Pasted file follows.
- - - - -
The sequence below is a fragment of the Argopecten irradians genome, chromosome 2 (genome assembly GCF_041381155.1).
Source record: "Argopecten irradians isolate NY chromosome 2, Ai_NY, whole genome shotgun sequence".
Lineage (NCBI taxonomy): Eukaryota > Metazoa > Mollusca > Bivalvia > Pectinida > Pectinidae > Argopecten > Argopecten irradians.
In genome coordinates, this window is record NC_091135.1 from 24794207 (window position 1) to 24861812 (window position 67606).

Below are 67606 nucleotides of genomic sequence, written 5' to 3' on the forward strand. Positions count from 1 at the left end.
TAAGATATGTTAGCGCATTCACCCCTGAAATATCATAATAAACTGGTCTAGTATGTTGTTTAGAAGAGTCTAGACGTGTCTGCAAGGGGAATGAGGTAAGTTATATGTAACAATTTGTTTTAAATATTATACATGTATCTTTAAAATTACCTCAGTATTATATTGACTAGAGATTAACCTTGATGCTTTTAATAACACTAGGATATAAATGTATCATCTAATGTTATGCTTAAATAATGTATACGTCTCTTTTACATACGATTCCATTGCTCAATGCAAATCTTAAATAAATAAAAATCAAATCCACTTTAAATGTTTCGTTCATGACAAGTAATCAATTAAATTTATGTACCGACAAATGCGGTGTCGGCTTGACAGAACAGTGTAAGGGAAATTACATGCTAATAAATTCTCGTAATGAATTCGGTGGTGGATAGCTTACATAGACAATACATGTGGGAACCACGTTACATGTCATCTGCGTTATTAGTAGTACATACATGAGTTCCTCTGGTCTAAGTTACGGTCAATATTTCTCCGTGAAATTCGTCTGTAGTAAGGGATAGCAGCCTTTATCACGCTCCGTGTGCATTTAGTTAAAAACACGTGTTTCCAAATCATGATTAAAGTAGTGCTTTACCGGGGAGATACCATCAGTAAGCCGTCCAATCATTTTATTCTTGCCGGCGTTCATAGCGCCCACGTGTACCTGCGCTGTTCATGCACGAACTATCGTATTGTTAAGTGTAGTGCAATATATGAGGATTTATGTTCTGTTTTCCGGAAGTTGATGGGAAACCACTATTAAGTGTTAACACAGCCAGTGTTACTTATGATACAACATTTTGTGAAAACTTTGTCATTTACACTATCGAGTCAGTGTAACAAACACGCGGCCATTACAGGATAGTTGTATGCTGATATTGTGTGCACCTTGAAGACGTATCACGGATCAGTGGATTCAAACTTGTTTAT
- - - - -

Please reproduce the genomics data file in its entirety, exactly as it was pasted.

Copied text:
The sequence below is a fragment of the Argopecten irradians genome, chromosome 2 (genome assembly GCF_041381155.1).
Source record: "Argopecten irradians isolate NY chromosome 2, Ai_NY, whole genome shotgun sequence".
Lineage (NCBI taxonomy): Eukaryota > Metazoa > Mollusca > Bivalvia > Pectinida > Pectinidae > Argopecten > Argopecten irradians.
In genome coordinates, this window is record NC_091135.1 from 24794207 (window position 1) to 24861812 (window position 67606).

Below are 67606 nucleotides of genomic sequence, written 5' to 3' on the forward strand. Positions count from 1 at the left end.
TAAGATATGTTAGCGCATTCACCCCTGAAATATCATAATAAACTGGTCTAGTATGTTGTTTAGAAGAGTCTAGACGTGTCTGCAAGGGGAATGAGGTAAGTTATATGTAACAATTTGTTTTAAATATTATACATGTATCTTTAAAATTACCTCAGTATTATATTGACTAGAGATTAACCTTGATGCTTTTAATAACACTAGGATATAAATGTATCATCTAATGTTATGCTTAAATAATGTATACGTCTCTTTTACATACGATTCCATTGCTCAATGCAAATCTTAAATAAATAAAAATCAAATCCACTTTAAATGTTTCGTTCATGACAAGTAATCAATTAAATTTATGTACCGACAAATGCGGTGTCGGCTTGACAGAACAGTGTAAGGGAAATTACATGCTAATAAATTCTCGTAATGAATTCGGTGGTGGATAGCTTACATAGACAATACATGTGGGAACCACGTTACATGTCATCTGCGTTATTAGTAGTACATACATGAGTTCCTCTGGTCTAAGTTACGGTCAATATTTCTCCGTGAAATTCGTCTGTAGTAAGGGATAGCAGCCTTTATCACGCTCCGTGTGCATTTAGTTAAAAACACGTGTTTCCAAATCATGATTAAAGTAGTGCTTTACCGGGGAGATACCATCAGTAAGCCGTCCAATCATTTTATTCTTGCCGGCGTTCATAGCGCCCACGTGTACCTGCGCTGTTCATGCACGAACTATCGTATTGTTAAGTGTAGTGCAATATATGAGGATTTATGTTCTGTTTTCCGGAAGTTGATGGGAAACCACTATTAAGTGTTAACACAGCCAGTGTTACTTATGATACAACATTTTGTGAAAACTTTGTCATTTACACTATCGAGTCAGTGTAACAAACACGCGGCCATTACAGGATAGTTGTATGCTGATATTGTGTGCACCTTGAAGACGTATCACGGATCAGTGGATTCAAACTTGTTTAT